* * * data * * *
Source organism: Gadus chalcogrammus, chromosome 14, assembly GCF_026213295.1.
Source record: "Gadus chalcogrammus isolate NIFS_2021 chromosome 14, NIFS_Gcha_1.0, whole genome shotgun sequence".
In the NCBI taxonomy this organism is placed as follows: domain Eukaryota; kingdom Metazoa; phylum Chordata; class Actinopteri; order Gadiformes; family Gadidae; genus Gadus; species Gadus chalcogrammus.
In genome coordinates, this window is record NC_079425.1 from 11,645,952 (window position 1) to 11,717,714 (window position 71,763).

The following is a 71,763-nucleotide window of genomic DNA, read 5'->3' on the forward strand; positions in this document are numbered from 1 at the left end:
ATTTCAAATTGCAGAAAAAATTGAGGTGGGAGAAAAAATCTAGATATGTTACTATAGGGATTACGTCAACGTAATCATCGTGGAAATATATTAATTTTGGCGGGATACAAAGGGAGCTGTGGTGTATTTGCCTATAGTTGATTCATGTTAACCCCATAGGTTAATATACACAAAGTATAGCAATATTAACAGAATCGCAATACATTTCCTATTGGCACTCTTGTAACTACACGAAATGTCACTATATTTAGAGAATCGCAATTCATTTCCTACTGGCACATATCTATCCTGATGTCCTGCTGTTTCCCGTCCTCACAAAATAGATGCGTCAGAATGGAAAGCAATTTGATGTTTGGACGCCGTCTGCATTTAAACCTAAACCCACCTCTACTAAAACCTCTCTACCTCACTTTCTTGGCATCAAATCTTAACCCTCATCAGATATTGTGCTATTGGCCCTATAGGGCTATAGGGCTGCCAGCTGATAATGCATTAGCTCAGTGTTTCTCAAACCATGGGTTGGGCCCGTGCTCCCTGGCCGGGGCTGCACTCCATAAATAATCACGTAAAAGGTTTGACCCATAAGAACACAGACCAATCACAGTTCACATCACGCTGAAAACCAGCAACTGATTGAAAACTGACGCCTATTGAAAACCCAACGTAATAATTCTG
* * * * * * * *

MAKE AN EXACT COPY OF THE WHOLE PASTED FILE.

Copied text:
Source organism: Gadus chalcogrammus, chromosome 14, assembly GCF_026213295.1.
Source record: "Gadus chalcogrammus isolate NIFS_2021 chromosome 14, NIFS_Gcha_1.0, whole genome shotgun sequence".
In the NCBI taxonomy this organism is placed as follows: domain Eukaryota; kingdom Metazoa; phylum Chordata; class Actinopteri; order Gadiformes; family Gadidae; genus Gadus; species Gadus chalcogrammus.
In genome coordinates, this window is record NC_079425.1 from 11,645,952 (window position 1) to 11,717,714 (window position 71,763).

The following is a 71,763-nucleotide window of genomic DNA, read 5'->3' on the forward strand; positions in this document are numbered from 1 at the left end:
ATTTCAAATTGCAGAAAAAATTGAGGTGGGAGAAAAAATCTAGATATGTTACTATAGGGATTACGTCAACGTAATCATCGTGGAAATATATTAATTTTGGCGGGATACAAAGGGAGCTGTGGTGTATTTGCCTATAGTTGATTCATGTTAACCCCATAGGTTAATATACACAAAGTATAGCAATATTAACAGAATCGCAATACATTTCCTATTGGCACTCTTGTAACTACACGAAATGTCACTATATTTAGAGAATCGCAATTCATTTCCTACTGGCACATATCTATCCTGATGTCCTGCTGTTTCCCGTCCTCACAAAATAGATGCGTCAGAATGGAAAGCAATTTGATGTTTGGACGCCGTCTGCATTTAAACCTAAACCCACCTCTACTAAAACCTCTCTACCTCACTTTCTTGGCATCAAATCTTAACCCTCATCAGATATTGTGCTATTGGCCCTATAGGGCTATAGGGCTGCCAGCTGATAATGCATTAGCTCAGTGTTTCTCAAACCATGGGTTGGGCCCGTGCTCCCTGGCCGGGGCTGCACTCCATAAATAATCACGTAAAAGGTTTGACCCATAAGAACACAGACCAATCACAGTTCACATCACGCTGAAAACCAGCAACTGATTGAAAACTGACGCCTATTGAAAACCCAACGTAATAATTCTG